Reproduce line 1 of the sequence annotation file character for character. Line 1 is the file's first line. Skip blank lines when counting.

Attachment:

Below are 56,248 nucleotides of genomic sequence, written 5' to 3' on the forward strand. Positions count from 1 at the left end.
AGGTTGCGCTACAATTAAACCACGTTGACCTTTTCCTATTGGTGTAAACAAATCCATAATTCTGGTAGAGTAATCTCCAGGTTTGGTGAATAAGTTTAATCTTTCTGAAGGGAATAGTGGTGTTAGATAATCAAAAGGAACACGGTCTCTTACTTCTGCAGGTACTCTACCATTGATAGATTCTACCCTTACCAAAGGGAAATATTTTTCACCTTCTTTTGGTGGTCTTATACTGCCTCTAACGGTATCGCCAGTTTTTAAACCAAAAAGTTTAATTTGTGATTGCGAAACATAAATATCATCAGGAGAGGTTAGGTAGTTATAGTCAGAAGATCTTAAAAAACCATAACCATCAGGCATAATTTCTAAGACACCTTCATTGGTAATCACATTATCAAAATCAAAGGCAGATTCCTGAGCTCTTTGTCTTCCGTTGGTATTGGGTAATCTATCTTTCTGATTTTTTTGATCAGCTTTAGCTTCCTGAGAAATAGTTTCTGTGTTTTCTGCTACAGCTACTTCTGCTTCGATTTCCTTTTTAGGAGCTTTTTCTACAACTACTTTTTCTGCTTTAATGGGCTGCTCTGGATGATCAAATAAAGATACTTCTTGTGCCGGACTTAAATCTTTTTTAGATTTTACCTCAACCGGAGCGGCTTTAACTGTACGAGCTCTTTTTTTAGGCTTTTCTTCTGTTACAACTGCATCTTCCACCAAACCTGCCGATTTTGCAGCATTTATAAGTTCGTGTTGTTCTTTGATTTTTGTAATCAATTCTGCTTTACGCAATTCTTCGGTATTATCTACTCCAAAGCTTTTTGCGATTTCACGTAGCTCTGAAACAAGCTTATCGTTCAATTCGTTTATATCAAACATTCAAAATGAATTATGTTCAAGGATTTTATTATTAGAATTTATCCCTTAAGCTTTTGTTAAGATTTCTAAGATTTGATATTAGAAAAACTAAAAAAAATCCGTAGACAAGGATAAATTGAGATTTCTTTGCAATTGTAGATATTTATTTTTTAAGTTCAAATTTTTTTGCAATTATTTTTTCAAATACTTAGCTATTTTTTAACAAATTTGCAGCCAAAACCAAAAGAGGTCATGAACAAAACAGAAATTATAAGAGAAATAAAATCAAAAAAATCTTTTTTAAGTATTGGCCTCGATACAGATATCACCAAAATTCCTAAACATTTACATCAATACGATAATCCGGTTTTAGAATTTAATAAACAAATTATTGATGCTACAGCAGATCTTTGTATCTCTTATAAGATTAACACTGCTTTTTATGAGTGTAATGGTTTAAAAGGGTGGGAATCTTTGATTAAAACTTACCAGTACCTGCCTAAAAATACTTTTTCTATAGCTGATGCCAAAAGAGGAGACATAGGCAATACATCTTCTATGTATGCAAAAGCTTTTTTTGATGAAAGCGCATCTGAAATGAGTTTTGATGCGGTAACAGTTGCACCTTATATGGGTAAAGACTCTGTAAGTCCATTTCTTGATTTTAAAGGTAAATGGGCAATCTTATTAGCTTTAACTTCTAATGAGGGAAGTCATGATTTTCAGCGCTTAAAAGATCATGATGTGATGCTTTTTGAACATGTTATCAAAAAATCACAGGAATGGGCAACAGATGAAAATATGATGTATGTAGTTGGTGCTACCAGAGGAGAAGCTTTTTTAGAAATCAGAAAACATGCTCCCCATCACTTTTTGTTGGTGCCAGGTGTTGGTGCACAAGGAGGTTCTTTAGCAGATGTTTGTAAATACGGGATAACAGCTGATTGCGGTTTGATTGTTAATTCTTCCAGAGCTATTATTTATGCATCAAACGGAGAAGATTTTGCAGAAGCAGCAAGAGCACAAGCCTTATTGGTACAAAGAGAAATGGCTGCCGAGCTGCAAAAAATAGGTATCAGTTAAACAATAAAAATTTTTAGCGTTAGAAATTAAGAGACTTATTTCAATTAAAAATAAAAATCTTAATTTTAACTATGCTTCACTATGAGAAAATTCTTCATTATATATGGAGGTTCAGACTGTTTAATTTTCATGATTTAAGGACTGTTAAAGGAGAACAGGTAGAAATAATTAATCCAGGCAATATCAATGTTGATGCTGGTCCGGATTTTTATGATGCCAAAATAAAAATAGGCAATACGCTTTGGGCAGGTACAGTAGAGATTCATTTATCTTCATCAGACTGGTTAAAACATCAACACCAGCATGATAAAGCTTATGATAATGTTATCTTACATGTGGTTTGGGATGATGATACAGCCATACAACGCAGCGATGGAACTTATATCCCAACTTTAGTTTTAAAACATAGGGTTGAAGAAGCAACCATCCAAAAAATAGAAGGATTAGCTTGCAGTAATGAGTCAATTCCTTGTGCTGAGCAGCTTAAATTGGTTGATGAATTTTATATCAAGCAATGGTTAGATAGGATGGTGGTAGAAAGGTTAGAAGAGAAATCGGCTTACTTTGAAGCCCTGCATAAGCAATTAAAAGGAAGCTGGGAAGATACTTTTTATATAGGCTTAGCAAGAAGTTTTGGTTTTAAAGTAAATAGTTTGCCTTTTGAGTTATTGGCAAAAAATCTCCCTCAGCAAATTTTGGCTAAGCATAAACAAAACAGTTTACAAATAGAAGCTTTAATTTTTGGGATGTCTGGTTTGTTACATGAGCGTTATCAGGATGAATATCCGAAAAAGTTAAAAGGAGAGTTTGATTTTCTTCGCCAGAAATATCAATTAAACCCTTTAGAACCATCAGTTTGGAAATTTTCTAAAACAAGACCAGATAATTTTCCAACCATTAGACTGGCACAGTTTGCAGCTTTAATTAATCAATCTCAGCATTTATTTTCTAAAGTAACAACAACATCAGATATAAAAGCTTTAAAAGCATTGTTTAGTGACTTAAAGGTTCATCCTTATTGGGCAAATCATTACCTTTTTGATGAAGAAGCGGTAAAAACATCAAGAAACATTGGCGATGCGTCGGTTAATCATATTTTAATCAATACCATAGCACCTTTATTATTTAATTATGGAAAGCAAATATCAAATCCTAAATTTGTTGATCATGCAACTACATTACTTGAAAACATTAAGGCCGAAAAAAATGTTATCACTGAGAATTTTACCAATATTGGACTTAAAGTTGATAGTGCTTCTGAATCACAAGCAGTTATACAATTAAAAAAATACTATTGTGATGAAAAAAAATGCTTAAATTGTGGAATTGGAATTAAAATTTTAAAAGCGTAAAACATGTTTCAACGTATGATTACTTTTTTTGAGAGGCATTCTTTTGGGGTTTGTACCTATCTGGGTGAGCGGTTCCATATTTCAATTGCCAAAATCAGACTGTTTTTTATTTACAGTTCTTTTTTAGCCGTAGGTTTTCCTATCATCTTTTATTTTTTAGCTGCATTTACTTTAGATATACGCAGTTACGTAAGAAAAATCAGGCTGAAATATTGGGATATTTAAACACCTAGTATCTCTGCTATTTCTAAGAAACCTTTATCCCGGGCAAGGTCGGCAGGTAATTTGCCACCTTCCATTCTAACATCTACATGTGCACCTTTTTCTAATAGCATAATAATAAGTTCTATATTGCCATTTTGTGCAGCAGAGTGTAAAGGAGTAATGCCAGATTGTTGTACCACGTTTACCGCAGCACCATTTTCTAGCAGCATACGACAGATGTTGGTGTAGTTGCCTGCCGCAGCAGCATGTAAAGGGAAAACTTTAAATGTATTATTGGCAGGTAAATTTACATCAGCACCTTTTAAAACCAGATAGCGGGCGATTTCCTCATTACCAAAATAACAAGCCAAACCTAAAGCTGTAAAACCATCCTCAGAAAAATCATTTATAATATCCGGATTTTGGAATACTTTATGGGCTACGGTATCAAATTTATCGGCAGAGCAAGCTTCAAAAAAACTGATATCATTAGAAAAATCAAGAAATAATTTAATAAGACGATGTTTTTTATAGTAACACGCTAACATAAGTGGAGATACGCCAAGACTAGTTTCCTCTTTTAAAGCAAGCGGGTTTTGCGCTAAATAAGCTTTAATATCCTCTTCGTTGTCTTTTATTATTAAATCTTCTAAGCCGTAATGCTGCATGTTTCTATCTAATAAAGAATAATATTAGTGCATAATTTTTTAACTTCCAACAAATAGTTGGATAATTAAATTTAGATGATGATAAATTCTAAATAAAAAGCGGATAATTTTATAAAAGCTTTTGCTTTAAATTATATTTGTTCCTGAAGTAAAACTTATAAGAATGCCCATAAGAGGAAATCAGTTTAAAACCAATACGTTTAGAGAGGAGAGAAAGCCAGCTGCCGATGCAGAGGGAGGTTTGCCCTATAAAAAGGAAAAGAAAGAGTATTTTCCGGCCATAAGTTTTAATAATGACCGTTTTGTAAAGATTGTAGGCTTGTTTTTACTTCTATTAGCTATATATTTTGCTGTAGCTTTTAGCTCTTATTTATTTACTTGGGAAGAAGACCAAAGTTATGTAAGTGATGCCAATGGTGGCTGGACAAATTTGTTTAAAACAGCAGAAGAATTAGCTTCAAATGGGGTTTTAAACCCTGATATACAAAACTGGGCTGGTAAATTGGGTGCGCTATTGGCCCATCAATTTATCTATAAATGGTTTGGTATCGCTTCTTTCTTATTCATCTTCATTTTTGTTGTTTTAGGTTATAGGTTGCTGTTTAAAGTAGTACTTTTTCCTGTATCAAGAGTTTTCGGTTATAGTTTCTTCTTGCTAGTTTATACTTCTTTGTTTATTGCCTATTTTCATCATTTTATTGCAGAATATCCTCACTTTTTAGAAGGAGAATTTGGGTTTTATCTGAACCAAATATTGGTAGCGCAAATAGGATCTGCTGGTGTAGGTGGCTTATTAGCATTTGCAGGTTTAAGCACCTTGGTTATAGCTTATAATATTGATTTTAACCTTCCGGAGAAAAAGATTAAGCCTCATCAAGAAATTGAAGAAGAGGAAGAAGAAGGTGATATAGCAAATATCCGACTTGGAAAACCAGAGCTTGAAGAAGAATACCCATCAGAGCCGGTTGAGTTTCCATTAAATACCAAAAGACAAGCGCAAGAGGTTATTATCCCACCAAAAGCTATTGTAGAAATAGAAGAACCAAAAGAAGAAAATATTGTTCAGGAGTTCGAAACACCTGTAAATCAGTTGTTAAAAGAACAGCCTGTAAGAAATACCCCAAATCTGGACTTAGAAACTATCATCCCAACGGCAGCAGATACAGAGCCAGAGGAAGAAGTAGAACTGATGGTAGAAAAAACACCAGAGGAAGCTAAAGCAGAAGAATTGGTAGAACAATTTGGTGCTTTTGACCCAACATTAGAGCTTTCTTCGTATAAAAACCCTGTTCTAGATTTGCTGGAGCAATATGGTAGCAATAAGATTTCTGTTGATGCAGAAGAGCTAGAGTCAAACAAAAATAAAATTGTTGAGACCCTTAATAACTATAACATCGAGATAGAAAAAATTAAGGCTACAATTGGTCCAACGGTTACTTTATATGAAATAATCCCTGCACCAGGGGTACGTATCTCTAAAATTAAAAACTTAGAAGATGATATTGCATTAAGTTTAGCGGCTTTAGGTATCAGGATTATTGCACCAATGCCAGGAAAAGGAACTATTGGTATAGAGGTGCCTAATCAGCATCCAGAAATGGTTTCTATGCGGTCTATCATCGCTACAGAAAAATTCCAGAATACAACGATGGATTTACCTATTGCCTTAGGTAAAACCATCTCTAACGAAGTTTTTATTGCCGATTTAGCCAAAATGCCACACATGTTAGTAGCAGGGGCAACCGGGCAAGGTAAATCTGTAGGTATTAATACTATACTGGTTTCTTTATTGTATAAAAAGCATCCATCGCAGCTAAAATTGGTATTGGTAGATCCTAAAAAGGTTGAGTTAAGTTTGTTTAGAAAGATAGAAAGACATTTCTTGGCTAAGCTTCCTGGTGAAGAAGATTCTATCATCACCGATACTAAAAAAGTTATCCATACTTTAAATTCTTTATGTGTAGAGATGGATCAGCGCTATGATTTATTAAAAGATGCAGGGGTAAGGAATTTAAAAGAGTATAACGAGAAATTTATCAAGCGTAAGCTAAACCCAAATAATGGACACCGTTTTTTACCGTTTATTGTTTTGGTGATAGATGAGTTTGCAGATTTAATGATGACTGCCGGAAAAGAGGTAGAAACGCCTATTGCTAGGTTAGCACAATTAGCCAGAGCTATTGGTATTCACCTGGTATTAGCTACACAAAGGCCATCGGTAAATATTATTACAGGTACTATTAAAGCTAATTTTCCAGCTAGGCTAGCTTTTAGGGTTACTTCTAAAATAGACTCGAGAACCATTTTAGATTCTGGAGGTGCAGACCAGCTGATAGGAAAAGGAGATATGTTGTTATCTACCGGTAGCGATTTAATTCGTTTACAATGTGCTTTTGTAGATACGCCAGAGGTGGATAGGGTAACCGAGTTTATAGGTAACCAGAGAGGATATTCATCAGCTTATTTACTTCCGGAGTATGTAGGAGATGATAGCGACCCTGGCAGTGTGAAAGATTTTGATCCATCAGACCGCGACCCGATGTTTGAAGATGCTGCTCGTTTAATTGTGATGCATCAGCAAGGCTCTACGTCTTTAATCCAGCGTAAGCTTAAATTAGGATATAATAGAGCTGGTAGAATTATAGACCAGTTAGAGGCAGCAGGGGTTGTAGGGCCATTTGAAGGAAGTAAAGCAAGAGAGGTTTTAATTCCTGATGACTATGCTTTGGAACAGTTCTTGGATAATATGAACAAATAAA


Below are 56,248 nucleotides of genomic sequence, written 5' to 3' on the forward strand. Positions count from 1 at the left end.